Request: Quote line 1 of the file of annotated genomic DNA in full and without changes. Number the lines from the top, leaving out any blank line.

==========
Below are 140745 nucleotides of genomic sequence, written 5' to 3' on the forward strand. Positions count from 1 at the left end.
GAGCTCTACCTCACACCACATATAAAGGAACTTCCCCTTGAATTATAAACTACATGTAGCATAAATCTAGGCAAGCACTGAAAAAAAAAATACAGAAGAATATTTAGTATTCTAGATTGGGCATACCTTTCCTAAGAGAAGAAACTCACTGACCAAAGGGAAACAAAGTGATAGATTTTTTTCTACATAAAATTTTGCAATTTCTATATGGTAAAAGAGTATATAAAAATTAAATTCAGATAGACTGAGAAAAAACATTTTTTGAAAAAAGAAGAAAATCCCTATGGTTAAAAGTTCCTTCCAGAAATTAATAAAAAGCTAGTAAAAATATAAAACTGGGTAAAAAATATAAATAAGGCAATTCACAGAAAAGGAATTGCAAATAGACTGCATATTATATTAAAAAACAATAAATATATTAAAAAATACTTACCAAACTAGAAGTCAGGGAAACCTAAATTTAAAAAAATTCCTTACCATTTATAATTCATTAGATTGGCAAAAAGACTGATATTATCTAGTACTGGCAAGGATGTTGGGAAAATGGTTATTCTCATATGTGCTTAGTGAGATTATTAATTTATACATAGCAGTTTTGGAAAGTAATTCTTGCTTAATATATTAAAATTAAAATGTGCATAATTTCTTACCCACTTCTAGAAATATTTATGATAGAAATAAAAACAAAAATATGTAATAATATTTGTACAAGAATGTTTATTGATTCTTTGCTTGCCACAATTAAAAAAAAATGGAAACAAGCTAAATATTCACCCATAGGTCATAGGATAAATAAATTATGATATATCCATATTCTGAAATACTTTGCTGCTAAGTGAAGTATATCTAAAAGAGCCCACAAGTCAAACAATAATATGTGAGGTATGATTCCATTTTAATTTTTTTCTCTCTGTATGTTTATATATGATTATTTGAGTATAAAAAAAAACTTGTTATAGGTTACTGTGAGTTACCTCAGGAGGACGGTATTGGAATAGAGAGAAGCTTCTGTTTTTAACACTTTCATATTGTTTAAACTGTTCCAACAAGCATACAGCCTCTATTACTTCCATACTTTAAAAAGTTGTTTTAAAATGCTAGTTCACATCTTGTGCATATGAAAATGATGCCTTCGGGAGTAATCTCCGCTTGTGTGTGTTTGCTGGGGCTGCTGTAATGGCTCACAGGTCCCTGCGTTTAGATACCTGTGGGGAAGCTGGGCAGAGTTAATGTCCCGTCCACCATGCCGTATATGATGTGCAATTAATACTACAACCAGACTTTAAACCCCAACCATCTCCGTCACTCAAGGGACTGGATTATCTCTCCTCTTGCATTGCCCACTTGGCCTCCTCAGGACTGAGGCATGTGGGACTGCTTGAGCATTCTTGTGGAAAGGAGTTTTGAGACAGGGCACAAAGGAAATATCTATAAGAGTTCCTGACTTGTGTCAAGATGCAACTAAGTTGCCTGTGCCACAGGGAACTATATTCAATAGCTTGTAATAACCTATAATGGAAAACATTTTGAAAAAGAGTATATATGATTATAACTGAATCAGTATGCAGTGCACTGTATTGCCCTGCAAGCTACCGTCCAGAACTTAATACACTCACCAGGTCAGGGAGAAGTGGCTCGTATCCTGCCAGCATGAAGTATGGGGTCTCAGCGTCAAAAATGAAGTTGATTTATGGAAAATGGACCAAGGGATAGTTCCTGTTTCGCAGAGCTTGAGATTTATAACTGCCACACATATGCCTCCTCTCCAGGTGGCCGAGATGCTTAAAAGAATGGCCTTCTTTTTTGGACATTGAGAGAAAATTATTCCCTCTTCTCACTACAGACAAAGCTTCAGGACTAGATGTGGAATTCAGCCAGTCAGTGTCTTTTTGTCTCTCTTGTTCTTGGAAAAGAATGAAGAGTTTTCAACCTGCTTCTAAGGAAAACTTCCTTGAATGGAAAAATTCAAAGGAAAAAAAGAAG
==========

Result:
Below are 140745 nucleotides of genomic sequence, written 5' to 3' on the forward strand. Positions count from 1 at the left end.